This is the second type of cancer screening Lisney has missed because of her disability. She didn’t have a smear test for a decade because she couldn’t access the examining table. “I only got one because I needed an operation and they could do it at the same time,” she says.
It’s true that all people of the relevant age groups are routinely invited for free cancer screenings in the UK but for many disabled women, this isn’t real access: yes, we may be technically invited to a screening but there aren’t necessarily the measures in place that makes it possible to take it up. Like most inequality facing disabled women, our exclusion from cancer screenings largely comes down to the practical stuff – the barriers that exist in all parts of life but non-disabled medics or decision makers rarely spot.
This can be things like the set-up of the mammogram machine that Lisney experienced. But it’s also aspects seemingly unrelated to medical care: say the fact that public transport isn’t all accessible for disabled people or that recent cuts to disability benefits and social care packages mean disabled people are finding it increasingly hard to even get out the house. Notably, the Cancer Research UK study found disabled women who didn’t have access to cars were more likely to miss breast screenings.
We need to start talking about this. When I read the Cancer Research UK findings, what struck me was how rare it is to see these issues even studied. I’ve spoken about it in passing to my GP or with a group of disabled women (and that was at a reproductive rights event) but it’s always done with a hush: an awkward conversation to get over quickly and one that you’re not told any other woman is having.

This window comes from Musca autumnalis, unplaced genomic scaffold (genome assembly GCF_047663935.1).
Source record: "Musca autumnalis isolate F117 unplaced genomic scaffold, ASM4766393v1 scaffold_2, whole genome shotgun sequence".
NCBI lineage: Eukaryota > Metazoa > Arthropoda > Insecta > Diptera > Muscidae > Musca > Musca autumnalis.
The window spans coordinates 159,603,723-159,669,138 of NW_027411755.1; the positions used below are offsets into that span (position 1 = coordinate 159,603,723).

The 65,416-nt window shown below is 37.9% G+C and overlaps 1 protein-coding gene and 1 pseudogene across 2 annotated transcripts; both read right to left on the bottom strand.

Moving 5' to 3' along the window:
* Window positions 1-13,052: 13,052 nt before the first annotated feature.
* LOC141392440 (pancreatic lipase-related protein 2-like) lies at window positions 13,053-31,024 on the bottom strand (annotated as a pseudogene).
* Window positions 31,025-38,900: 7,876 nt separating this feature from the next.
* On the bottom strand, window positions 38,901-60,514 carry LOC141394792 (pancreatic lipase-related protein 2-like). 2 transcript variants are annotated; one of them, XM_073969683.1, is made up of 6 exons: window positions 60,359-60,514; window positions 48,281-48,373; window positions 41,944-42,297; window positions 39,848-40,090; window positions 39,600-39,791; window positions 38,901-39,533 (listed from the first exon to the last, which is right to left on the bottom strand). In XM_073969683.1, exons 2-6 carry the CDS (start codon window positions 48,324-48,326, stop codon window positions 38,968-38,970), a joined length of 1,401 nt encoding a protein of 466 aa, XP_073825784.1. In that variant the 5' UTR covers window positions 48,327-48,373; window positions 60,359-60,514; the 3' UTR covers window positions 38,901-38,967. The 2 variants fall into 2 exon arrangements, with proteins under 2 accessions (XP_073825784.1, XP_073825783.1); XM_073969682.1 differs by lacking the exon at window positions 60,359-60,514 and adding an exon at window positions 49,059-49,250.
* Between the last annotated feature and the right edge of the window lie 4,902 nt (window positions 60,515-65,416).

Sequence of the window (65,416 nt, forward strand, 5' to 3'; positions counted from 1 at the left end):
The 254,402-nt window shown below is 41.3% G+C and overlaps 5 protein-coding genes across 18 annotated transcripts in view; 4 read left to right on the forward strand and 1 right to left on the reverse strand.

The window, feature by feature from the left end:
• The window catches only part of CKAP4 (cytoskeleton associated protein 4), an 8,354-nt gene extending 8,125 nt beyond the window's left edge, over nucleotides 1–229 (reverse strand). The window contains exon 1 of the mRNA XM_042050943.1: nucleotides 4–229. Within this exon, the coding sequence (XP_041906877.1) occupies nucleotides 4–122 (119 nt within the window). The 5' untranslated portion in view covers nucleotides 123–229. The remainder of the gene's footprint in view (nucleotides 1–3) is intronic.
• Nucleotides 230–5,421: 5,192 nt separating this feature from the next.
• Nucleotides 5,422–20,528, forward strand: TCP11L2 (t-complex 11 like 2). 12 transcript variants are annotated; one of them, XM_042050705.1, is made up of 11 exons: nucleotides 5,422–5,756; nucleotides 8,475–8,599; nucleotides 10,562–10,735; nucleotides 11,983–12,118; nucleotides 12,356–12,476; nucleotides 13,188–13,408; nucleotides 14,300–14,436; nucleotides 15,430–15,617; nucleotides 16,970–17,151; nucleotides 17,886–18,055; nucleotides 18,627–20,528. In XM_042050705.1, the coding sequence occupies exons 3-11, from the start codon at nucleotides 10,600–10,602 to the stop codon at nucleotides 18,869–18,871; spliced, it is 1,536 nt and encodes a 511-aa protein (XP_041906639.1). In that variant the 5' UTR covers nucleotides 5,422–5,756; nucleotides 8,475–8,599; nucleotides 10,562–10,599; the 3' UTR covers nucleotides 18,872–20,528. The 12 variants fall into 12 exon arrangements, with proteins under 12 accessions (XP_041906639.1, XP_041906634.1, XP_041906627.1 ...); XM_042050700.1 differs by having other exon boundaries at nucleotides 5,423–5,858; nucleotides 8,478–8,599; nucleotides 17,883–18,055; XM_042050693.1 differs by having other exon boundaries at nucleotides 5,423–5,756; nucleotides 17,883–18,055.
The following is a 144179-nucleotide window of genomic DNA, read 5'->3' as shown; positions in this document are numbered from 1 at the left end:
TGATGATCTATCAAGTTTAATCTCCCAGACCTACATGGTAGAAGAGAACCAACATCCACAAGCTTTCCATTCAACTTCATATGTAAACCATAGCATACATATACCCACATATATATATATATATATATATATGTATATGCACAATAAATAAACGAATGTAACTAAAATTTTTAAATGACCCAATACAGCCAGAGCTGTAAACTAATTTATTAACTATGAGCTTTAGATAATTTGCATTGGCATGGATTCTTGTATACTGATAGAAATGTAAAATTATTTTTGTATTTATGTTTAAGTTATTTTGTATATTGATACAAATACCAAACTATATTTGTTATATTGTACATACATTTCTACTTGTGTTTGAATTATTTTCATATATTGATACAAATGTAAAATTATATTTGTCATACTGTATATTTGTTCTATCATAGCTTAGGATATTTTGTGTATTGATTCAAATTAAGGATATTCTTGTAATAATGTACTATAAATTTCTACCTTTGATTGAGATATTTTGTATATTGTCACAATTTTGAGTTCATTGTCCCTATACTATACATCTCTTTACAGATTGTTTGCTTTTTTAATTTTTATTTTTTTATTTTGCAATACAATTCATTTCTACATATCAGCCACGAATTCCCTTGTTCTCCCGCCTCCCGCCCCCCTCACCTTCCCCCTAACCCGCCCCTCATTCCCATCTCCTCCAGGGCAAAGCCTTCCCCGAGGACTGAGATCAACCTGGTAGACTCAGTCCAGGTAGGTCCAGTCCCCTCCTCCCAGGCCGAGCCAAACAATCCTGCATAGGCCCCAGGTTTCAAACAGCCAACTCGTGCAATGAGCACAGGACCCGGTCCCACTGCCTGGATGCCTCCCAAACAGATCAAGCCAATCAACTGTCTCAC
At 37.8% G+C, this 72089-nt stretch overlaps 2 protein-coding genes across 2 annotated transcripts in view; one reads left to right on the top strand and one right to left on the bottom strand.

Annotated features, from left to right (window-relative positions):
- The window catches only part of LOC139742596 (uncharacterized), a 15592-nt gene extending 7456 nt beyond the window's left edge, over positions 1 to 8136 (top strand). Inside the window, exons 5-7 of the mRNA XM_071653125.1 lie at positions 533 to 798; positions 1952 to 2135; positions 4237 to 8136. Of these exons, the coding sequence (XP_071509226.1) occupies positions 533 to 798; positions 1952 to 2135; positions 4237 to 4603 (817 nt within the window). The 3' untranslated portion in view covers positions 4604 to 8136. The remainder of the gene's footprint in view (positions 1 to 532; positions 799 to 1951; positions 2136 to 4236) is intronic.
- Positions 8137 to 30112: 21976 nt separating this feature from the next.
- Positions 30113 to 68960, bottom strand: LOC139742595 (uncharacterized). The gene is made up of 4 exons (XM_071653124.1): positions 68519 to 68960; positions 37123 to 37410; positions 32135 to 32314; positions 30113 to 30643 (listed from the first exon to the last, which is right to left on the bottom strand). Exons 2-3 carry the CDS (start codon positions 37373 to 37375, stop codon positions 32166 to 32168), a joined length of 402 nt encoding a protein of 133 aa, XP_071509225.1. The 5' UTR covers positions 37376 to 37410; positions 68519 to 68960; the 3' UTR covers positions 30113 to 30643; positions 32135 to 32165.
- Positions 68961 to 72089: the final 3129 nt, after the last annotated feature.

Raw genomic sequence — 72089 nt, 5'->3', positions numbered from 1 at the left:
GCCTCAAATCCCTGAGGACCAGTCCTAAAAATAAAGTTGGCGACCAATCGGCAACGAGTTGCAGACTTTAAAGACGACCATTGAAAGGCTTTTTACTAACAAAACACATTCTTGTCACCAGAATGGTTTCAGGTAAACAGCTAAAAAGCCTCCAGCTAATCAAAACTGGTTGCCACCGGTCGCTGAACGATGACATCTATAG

We know that from low take up of smear tests (at least one in every four women invited for cervical cancer screening in England last year didn’t attend) that awkwardness and stigma can be the difference between catching cancer early or not. This is sometimes even more the case if you’re disabled. Having to talk about the private details of your disability in a setting that already requires exposing the most intimate parts of your body can be a daunting process. If you get a letter in the post telling you you’re due for a mammogram, it’s not hard to see that putting it in a drawer would seem an easier option.
But with more awareness of disabled women’s needs, the easier it will get. The NHS website already notes that “the breast screening unit should advise on whether breast screening is technically possible, and where would be the most appropriate place for her to be screened.” It adds that, “If a woman cannot be screened, she should be advised on breast awareness.” Special arrangements can be made ahead of your screening appointment and if you think you might need help, you can call your doctor, or breast screening unit, to talk through your options. And crucially, with more research like Cancer Research UK’s, there’s hope there’ll be added pressure to design screening programmes more suitable for disabled people.
Disabled women deserve equal access to safe health care. This is the time to keep shouting it. It’s not an exaggeration to say it can be the difference between life and death.